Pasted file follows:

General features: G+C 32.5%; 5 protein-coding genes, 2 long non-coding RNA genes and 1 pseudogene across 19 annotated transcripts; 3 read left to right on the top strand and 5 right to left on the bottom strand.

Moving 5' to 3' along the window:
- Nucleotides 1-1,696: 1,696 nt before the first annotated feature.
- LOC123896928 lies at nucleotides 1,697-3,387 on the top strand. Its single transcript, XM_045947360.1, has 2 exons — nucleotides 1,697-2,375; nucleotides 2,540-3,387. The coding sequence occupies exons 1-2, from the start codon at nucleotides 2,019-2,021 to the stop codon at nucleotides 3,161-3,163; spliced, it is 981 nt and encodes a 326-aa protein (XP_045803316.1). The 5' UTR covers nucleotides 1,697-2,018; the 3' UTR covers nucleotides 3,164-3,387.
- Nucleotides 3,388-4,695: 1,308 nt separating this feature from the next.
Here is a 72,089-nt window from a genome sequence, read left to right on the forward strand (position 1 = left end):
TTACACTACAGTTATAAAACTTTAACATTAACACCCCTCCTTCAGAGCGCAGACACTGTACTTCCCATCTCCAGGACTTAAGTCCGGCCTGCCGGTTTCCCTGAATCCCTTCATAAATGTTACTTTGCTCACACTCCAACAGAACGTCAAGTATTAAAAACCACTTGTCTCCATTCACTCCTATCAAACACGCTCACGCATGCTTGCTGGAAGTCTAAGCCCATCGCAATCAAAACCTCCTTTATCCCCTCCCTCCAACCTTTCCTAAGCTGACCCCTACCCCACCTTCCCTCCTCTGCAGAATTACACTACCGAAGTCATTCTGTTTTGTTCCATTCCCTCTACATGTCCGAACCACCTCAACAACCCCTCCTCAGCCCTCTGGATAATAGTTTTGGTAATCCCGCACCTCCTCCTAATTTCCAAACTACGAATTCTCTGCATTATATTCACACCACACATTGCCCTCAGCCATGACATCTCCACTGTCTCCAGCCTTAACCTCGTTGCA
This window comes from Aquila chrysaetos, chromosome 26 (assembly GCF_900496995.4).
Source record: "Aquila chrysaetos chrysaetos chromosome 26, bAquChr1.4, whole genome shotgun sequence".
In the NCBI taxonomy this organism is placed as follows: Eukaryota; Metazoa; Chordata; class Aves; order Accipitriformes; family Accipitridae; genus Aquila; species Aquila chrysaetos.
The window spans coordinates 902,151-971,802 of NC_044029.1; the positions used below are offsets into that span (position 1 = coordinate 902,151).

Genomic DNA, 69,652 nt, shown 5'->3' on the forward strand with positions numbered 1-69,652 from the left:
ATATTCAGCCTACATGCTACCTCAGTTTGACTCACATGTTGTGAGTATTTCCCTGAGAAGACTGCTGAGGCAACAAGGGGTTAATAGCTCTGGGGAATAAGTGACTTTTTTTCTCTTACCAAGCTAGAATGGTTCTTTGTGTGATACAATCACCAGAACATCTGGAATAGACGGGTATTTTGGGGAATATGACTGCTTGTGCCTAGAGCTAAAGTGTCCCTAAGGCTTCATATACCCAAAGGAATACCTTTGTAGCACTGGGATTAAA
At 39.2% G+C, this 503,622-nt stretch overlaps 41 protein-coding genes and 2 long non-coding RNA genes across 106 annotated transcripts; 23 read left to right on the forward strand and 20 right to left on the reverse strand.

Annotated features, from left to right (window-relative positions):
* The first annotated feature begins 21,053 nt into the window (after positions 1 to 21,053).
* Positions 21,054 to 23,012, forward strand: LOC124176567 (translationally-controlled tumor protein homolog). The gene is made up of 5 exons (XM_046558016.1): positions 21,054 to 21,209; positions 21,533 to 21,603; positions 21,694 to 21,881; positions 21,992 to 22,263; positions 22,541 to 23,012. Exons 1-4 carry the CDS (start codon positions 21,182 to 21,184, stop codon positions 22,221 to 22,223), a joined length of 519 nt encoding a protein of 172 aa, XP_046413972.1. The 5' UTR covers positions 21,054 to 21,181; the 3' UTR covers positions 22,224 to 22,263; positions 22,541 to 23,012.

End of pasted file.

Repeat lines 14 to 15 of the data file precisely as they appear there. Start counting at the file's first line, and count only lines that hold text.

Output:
At 39.2% G+C, this 503,622-nt stretch overlaps 41 protein-coding genes and 2 long non-coding RNA genes across 106 annotated transcripts; 23 read left to right on the forward strand and 20 right to left on the reverse strand.

Annotated features, from left to right (window-relative positions):